Vulnerabilities in the Android remote management tool AirDroid potentially impact over 50 million devices, security researchers at Zimperium zLabs warn.
The application has seen between 10 and 50 million downloads through the official Google Play software portal, but the security firm says that its device base is larger than that. According to Zimperium (the security firm that discovered the Stagefright flaw in Android), vulnerabilities in AirDroid allow an attacker to exploit built-in features and use them against the application’s users.
The issue, the security researchers say, is that AirDroid uses insecure communication channels, which means that the application’s millions of users are exposed to Man-in-the-Middle (MitM) attacks and other types of nefarious acts. Information leakage is also possible, along with remote hijacking of update APKs, which could result in remote code execution.
While analyzing AirDroid, the security researchers discovered that the communication channels employed to send authentication data to the statistics server are insecure. While the requests are encrypted with the Data Encryption Standard (DES) symmetric-key block cipher in Electronic Codebook (ECB) mode, the encryption key is hardcoded inside the application, meaning that the attacker knows it.
Armed with these details, an actor on the same network with the target device could execute MitM attacks to grab authentication credentials from the very first HTTP request the application performs, and can then impersonate the user for further requests, Zimperium’s Simone Margaritelli explains.
“This HTTP request can be decrypted at runtime using the 890jklms key hardcoded inside the application and the authentication fields parsed from the resulting JSON. Having this information, the attacker can now impersonate the victim’s device and perform various HTTP or HTTPS requests on its behalf to the AirDroid API endpoints,” the researcher notes.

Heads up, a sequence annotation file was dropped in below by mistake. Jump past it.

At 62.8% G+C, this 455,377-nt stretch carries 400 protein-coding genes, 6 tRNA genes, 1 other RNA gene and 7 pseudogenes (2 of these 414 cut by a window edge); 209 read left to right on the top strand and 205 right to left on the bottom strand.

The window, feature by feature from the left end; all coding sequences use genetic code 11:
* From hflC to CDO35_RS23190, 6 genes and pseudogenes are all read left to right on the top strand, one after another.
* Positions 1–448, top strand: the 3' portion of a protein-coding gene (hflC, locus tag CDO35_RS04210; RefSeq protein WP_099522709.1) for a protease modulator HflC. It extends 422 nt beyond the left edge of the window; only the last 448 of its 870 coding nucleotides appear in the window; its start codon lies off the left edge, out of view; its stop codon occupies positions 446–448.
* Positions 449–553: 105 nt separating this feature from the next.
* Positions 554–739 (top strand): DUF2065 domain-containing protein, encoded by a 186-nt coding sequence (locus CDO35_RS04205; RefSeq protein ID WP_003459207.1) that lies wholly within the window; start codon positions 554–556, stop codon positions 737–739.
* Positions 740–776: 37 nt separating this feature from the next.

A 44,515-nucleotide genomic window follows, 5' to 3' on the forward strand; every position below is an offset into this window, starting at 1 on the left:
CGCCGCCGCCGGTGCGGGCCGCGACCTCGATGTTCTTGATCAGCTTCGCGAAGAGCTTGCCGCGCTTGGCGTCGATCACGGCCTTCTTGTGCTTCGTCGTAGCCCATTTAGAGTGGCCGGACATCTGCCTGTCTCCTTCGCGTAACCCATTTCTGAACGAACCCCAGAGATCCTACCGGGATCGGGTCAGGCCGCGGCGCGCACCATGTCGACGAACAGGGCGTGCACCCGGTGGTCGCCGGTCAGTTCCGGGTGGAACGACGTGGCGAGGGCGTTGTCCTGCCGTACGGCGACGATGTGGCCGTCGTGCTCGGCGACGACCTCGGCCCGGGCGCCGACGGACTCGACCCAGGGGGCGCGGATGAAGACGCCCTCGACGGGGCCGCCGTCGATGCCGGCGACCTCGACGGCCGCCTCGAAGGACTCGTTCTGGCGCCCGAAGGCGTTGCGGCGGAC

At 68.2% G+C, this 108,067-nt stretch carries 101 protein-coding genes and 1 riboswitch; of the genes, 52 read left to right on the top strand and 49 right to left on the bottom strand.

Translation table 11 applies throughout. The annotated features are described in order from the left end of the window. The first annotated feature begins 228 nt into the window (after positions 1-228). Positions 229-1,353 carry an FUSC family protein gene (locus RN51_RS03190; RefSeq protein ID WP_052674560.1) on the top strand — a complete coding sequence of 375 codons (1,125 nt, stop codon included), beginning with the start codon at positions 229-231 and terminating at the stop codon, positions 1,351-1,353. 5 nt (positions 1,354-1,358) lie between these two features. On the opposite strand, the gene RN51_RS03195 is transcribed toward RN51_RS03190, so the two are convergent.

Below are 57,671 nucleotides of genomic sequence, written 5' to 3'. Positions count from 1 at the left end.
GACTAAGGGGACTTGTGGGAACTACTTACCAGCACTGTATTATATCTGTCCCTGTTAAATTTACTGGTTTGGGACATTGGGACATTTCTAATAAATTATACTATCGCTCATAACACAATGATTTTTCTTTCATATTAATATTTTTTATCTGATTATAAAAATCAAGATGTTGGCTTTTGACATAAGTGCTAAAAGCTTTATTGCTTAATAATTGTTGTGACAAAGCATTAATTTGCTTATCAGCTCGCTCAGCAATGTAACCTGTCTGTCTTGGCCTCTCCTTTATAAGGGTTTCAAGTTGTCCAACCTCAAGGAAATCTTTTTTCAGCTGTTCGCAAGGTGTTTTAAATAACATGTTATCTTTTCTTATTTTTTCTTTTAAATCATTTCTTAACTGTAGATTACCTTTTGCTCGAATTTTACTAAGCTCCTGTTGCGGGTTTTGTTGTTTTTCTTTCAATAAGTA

An attacker could craft a payload encrypted in DES with the same exact key to trick the server into spewing user information, which will result in the email and password hash being exposed.
What’s more, an attacker performing MitM could also redirect HTTP traffic to a malicious transparent proxy, thus being able to modify the response for the /phone/vncupgrade request, which the application normally uses to check for addons updates. Thus, by injecting a fake update, the actor could execute malicious code remotely on the compromised device, because AirDroid notifies the user about an update, downloads the RCE.apk package, and might even prompt the user to install it.
Zimperium notes that most of the AirDroid’s functionalities are carried out using secure HTTPS API endpoints, but insecure channels are used for specific tasks, such as the sending of statistics to a remote server. For security, the app relies on DES encrypted JSON payloads for this type of communication, but the use of a hardcoded key (determined to be 890jklms) nullifies the security measure.
To resolve these issues, researchers say, the application should use only secure communication channels (HTTPS), should verify the remote public key (key pinning) to avoid SSL MitM, should use safe key exchange mechanisms, and should leverage and verify digital signatures for update files.
The company also explains that these issues were discovered in May this year, when the developer was notified. However, although two updates were released this week in the form of AirDroid 4.0.0 and AirDroid 4.0.1, the application continues to be vulnerable, putting tens of millions of users at risk.
To stay protected, Zimperium says, users are advised to uninstall or disable AirDroid until a fix is available. They should also install and maintain an anti-malware solution on their Android devices.